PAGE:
• bornstoryteller
      May 30, 2011 @ 03:18:20

      Hi Jennifer: yes, that was what I objected to in the article I linked to: we don’t need CONFLICT, but we do need positive dialogue models and how to listen and respond in an unheated, non-violent way. I have the same problem with Constructive Criticism. Criticism to me is a very negative word. I use Critique only now. To me, that is a way to grow. Conflict and Criticism tear things down.


    • MaeganMaegna
      Aug 10, 2011 @ 23:34:21

      While I agree with you in essence it seems to me that you do a lot of shoulding. One of the things I taught my child from a very young age (they are now in their thirties) was “thou shalt not should upon”. The phrase came from a wise old priest.
      The thing about shoulding is that it can prevent us from responding to the person we are talking to who may or may not ascribe to your belief. I see this all the time in our local peace and justice community. They are a wonderful group of people but when challenged they become reactive and defensive at times. It is at those moments that they begin to have the external and internal conversations that other people should think the same way they do.


      • bornstoryteller
        Aug 11, 2011 @ 19:37:41

        hi Maegan. I honestly have to say, I am a wee bit confused by your term “shoulding” and how it pertains to what I wrote about. I have always called for DIALOGUE, to open up communications, instead of forcing someone’s opinion on another. I feel we need to HEAR the other instead of just automatically saying the “I’m right, you’re wrong” mentality in our society. So…if you wouldn’t mind explaining a bit more. I’m lost with what you are really getting at.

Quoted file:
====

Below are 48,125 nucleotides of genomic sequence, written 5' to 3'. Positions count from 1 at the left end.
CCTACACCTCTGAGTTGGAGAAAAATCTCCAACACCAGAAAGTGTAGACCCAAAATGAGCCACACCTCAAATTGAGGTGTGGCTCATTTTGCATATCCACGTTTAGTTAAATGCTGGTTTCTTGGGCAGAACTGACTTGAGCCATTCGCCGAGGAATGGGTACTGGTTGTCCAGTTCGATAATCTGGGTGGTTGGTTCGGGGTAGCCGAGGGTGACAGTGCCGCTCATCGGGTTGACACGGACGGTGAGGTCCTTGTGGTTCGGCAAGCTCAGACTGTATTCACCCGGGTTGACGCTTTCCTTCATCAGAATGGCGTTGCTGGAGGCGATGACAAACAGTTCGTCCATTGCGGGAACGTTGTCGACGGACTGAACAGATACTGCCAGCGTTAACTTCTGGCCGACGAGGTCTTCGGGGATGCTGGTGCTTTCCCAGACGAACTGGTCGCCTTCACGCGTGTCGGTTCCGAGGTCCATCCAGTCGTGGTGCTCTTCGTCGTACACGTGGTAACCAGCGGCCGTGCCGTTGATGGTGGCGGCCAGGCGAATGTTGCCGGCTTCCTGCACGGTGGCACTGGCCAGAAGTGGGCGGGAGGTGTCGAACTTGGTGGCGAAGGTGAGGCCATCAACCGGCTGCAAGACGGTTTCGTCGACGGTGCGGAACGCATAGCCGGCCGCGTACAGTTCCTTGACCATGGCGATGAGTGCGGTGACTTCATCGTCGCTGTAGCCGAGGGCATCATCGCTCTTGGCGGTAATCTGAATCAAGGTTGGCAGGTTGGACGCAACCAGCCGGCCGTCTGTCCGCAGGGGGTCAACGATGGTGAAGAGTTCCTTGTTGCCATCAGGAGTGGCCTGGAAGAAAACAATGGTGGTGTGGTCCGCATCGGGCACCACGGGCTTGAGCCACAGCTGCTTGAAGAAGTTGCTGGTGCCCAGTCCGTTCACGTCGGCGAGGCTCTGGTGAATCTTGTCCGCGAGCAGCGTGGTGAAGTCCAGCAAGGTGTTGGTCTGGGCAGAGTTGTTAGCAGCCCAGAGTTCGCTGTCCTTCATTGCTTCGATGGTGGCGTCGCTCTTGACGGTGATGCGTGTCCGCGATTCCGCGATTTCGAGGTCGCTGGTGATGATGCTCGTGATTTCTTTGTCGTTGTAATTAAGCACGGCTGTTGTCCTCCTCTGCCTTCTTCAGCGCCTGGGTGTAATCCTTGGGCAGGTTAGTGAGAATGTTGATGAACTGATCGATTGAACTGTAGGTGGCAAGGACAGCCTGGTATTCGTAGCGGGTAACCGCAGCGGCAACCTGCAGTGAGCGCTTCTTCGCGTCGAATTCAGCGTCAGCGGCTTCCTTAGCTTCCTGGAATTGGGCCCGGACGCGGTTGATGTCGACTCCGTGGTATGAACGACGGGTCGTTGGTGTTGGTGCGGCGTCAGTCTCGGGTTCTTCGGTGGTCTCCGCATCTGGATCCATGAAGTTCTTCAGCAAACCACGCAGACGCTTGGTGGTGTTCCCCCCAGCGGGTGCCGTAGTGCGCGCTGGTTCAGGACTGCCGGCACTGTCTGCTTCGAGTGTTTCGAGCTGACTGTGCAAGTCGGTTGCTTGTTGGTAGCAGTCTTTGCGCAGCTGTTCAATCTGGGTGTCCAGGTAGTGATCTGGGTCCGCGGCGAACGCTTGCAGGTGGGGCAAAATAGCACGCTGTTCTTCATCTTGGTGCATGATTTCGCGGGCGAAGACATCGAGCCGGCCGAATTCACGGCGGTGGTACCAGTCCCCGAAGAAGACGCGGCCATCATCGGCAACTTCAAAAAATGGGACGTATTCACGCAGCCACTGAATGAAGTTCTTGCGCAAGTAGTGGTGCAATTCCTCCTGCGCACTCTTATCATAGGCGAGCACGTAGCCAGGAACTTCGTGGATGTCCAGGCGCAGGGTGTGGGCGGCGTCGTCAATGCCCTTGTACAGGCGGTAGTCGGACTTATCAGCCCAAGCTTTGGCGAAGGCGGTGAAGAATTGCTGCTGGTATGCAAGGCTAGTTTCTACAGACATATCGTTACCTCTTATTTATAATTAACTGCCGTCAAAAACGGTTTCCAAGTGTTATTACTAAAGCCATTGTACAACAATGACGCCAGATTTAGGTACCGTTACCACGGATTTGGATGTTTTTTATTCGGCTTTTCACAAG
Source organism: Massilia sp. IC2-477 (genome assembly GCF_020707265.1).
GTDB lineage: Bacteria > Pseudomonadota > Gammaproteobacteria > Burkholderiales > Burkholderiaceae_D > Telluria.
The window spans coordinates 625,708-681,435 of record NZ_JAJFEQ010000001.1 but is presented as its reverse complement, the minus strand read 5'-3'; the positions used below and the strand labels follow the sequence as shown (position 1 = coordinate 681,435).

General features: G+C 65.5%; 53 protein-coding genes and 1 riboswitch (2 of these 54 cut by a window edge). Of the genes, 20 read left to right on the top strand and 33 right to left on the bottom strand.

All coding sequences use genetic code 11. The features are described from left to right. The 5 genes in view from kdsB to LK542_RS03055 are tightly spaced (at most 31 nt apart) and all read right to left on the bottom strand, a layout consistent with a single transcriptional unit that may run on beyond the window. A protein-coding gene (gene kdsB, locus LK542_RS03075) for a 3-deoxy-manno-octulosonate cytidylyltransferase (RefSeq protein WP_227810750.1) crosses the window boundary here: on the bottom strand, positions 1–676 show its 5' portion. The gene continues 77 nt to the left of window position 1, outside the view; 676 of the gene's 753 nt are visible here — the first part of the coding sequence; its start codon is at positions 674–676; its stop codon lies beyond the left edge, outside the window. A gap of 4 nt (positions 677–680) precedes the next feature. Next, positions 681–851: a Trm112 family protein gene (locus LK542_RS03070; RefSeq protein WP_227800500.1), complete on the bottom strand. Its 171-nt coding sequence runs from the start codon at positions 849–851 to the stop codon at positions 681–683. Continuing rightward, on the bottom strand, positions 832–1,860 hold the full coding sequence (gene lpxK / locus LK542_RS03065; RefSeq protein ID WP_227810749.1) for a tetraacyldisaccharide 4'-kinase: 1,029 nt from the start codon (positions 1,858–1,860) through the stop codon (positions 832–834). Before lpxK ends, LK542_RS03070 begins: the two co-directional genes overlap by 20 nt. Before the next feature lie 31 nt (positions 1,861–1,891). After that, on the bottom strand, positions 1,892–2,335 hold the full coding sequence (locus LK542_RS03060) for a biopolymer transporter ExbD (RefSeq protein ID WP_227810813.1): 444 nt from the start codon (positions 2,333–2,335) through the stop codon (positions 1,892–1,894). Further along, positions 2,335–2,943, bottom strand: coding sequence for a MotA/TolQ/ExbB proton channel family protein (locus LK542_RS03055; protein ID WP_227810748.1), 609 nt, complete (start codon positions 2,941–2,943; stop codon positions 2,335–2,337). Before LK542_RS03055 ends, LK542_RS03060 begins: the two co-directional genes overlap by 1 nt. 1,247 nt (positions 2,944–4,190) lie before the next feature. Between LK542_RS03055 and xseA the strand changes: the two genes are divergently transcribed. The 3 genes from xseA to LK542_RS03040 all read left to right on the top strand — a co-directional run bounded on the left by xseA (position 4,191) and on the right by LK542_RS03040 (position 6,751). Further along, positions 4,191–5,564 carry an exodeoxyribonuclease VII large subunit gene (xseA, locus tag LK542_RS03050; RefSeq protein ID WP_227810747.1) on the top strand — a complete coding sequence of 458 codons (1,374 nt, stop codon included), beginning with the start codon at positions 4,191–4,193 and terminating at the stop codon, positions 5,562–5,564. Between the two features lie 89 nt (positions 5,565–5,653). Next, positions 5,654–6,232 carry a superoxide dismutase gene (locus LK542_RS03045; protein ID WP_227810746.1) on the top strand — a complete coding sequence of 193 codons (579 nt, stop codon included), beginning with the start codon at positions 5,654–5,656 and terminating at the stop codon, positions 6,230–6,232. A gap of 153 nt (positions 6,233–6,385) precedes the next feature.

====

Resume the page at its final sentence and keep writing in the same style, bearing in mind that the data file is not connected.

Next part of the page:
10. kerbe
    May 30, 2011 @ 14:30:32

    Without conflict there is no drama.

    The problem with language is that meaning is never an absolute: Popular opinion and usage CHANGES meaning from community to community. “Criticism,” for example, is a noun. “Critique” is a verb that, through misuse, has become a noun. Neither word is “good” or “bad” by nature — words, in themselves, are amoral: Words are the tools we use to communicate. The issue is – and always has been – how those tools are used. “Hammers don’t kill people – People kill people.” Just ask Joe Orton…


    • bornstoryteller
      May 30, 2011 @ 15:14:47

      Hi Ken..thanks for commenting. I have a Masters in Oral Traditions, and really love language. I guess I don’t see it as a problem (with language evolving), but I understand what you are saying.
      I can conjugate my verbs with the best of them (at times): thanks Mrs. Snepvanger! Yes, it’s how you use a word. I can say “That’s Nice” but really have it mean the “F*** You” I meant it to be. I get it: actor as well.
      In that regard, I was posting how I view the word, and that I see the words criticize and criticism as attack words. To critique has different connotations for ME, and it’s how I approach my teaching and coaching. No one has to “take up the cause” for or about me, but I feel they should understand and accept that this is how I feel, this is how I perceive it and it’s overall usage.

      Hope you got something more out of the post then the use of the word.


  11. Nando-Em-Brooklyn
    Jun 01, 2011 @ 03:01:42

    Hello Stuart,

    I am having a hard time with your characterization of “conflict” and “criticism” as violent.

    … and with your statement that “they should understand and accept that this is how I feel, this is how I perceive it and it’s overall usage.” [“it” = conflict]

    Can you elaborate? Am I missing something?